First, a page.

Key Columns

To define the attribute relationships you need to go to the “Attribute Relationships” tab of your time dimension. By default you will see all of the attributes in your time dimension related directly to the primary key of your time table. This should be changed to represent the natural hierarchy of a calendar. To add a relationship, simply right-click on the attribute that you want for the left side of the relationship and click “Add New Relationship”. Then, for the right side of the relationship, you will choose the attribute that represents the next subdivision in your calendar hierarchy. For example, if you’re adding a relationship to the Date attribute, then you would want to pick the Month attribute as the right side of the relationship. Once the two attributes are selected, change the relationship type from “flexible” to “rigid”. A rigid relationship is one that never changes throughout your time dimension. For example, by defining a rigid relationship between the “Month” attribute and the “Quarter” attribute we are saying that a month will always be a part of one quarter, not multiple quarters. In other words, January always falls completely under the first quarter of the year, never the second, third, or fourth quarters. A good way to do this would be to start with the “Date –> Month” relationship, followed by the “Month –> Quarter” relationship, followed by the “Quarter –> Semester” relationship, and so on. Once you’ve defined all of your attribute relationships your diagram should look something like the one below.

Attribute Relationships

The final step of creating your time dimension is to create the user-defined hierarchies. Creating these hierarchies is pretty self-explanatory. You simply need to drag and drop your attributes one-by-one in to logical hierarchies. As a rule of thumb you should always follow the same structure that you have in your attribute relationships. These hierarchies will be the source of all your time intelligence on your dashboard so make sure that they have enough levels to give the users complete flexibility when they hook up the hierarchies to time period filters on their dashboard. The image below shows an example of how your time dimension should look after everything is done.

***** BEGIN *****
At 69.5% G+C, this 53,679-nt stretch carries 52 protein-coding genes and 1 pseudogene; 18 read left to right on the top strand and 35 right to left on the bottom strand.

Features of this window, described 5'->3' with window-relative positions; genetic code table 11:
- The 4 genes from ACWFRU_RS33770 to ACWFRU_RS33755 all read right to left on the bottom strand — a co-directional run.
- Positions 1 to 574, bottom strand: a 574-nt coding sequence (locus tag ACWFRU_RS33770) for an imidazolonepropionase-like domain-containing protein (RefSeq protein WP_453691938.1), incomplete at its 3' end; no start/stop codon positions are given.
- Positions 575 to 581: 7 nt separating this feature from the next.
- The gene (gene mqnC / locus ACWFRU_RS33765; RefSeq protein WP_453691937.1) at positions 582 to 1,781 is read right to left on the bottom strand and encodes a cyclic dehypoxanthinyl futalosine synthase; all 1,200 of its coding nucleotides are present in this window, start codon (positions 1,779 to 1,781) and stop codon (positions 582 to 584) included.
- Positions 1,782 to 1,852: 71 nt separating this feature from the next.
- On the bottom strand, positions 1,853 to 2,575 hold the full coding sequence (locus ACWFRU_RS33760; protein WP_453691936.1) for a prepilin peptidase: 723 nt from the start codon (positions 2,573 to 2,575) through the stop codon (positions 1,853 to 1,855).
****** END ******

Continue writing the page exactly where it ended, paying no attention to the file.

Final Time Dimension

Using the Time Dimension Wizard

The more user-friendly way to create your time dimension is to use the built-in wizard in BIDS. Using the time dimension wizard is a pretty straight-forward process so I will simply go through each of the windows to describe what your options are in each step. To start the wizard, right-click the “Dimensions” folder and click “New Dimension”. In the window that comes up you have two options available to create your time dimension: “Generate a time table in the data source” and “Generate a time table on the server”. Choosing the former will generate the time table in your existing data source, and will also give you the option of generating the underlying table in your database. Choosing the latter will create a time dimension on the same server as your business intelligence project without touching your underlying data source. Once you have chosen a method, you can move on to the next step.